ED stressed that the triggers were up for discussion and that they are open to suggestions for others that should be included, or changes that should be made. Several negotiators expressed concern that some triggers as they were written could have unintended negative consequences for Minority Serving Institutions (MSIs), smaller private nonprofit schools, or those that serve at-risk students.
Alyssa Dobson, director of financial aid and scholarships at Slippery Rock University, suggested that a failure to disclose or correctly disclose gainful employment information should be considered as a trigger, or if a school is found to have falsely certified loans.
Several committee members also said that a requirement that students sign an arbitration clause — essentially preventing them from taking legal action against the school — should be considered a trigger, or prohibited in the first place.
The committee also discussed whether and how schools should be required to disclose information about loan repayment rates below a certain threshold and the existence of ED-mandated LOCs to current and prospective students.
While most members agreed that the disclosures were important, there were disagreements about the calculations of loan repayment rates — because ED's proposed calculation differs from what is used on the College Scorecard – how the disclosures should be delivered to students, and by which entity.
Financial aid administrators present worried that being required to notify both current and prospective students of these disclosures would present a great administrative burden, and that any emails sent out would likely be ignored or go unnoticed by a significant number of students. A proposal to require an active confirmation of receipt of the disclosure from students was also fairly unpopular. Betsy Mayotte, director of consumer outreach and compliance for American Student Assistance, suggested putting the disclosure information on the Student Aid Report, if applicable for an institution listed by the student, which many members supported, and ED said it would take back for consideration.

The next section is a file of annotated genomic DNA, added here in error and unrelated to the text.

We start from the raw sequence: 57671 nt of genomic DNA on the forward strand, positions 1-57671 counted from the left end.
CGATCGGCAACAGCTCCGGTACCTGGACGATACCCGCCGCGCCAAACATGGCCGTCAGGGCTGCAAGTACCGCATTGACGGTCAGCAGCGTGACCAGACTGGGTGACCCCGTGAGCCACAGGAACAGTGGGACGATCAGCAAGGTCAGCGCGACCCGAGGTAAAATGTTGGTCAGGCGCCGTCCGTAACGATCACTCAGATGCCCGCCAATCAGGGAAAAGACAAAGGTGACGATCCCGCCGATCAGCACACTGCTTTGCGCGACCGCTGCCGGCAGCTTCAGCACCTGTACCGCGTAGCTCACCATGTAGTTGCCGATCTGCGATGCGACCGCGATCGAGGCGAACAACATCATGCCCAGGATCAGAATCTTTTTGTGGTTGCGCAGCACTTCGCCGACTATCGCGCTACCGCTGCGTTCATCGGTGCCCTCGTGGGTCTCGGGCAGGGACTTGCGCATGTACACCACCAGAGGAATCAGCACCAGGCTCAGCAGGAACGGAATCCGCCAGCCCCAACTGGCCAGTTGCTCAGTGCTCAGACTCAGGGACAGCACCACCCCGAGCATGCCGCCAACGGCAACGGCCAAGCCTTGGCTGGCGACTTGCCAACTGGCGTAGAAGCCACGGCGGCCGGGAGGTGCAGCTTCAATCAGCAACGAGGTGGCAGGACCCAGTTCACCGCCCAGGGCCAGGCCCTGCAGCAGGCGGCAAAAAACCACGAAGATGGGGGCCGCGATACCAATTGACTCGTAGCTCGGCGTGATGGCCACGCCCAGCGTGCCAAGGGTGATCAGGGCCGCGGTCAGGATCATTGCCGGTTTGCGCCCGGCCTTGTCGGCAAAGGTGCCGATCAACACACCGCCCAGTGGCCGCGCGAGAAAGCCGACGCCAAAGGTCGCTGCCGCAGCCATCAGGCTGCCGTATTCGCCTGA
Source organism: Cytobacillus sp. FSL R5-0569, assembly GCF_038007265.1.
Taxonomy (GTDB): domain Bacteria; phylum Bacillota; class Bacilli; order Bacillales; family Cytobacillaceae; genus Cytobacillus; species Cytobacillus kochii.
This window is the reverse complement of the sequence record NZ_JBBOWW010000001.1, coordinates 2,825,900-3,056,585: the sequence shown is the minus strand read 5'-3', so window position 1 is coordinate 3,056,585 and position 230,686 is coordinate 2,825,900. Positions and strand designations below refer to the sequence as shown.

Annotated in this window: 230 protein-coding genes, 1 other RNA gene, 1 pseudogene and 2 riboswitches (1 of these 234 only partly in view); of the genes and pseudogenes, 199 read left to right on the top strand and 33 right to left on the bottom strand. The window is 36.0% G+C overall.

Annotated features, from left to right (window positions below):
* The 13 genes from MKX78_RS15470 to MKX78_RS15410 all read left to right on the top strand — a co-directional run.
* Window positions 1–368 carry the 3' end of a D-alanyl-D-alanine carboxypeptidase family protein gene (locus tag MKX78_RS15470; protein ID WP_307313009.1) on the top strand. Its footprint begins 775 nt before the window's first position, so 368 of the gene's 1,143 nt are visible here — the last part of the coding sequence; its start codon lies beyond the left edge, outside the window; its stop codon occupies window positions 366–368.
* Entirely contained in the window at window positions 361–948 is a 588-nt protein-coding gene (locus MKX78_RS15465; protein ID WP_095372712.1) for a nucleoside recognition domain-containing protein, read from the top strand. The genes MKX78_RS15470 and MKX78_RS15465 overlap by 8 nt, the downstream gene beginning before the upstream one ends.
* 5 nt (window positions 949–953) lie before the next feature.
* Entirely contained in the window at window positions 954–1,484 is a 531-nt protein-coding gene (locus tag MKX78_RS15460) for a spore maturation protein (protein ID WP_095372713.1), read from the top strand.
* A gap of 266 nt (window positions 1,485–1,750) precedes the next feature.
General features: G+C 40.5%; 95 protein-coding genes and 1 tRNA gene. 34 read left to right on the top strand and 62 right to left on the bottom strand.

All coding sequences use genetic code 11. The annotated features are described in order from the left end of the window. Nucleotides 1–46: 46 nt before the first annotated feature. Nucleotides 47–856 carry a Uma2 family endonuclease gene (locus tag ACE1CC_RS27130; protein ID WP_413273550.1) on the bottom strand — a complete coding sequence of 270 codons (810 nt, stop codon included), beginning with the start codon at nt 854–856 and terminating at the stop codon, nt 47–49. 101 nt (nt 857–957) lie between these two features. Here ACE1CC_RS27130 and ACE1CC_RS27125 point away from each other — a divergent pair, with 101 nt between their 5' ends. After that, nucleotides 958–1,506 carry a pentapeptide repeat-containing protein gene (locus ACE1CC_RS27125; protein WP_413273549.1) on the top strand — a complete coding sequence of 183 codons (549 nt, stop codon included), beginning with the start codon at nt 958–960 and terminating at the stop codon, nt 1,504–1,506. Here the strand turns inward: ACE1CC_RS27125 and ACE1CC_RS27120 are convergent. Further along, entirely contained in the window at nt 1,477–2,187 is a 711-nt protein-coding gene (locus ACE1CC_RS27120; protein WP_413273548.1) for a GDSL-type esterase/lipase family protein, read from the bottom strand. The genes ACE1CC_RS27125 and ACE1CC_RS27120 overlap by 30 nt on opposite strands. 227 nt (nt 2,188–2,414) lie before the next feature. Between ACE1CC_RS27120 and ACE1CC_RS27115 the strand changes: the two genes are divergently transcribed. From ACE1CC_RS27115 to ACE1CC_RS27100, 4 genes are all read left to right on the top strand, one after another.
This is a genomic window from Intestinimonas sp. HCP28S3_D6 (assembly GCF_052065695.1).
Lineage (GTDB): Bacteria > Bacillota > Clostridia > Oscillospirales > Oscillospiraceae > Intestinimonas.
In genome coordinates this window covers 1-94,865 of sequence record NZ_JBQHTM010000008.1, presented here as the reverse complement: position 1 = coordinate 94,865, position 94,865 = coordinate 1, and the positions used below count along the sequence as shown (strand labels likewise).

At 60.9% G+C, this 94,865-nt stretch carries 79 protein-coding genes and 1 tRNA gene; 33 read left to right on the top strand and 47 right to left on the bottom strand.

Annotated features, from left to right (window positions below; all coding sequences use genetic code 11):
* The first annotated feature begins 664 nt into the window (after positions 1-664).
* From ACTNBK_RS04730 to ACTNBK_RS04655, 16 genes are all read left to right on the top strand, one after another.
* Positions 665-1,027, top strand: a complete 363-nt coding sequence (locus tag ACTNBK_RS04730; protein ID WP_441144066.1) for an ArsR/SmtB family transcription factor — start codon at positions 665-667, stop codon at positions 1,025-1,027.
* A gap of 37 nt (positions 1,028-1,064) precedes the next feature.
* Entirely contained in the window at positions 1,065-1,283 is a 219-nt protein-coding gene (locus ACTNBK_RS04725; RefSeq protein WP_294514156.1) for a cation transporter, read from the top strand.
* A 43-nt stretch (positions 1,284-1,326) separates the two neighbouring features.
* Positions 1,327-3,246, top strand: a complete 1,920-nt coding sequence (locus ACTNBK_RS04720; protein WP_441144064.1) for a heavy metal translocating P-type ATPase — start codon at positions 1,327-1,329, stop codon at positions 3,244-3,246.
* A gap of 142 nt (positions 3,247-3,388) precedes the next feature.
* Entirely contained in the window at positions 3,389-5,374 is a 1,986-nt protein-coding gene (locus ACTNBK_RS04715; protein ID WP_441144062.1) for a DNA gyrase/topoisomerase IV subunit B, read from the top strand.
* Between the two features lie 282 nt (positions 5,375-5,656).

"If you look at all the testimony and conversations … it always comes back to the same thing: 'I wish I had known,'" said Will Hubbard, vice president of government affairs for Student Veterans of America. "If we can prevent these situations from coming up … just simply create informed consumers, we'd save everybody a lot of time and energy."
Publication Date: 2/19/2016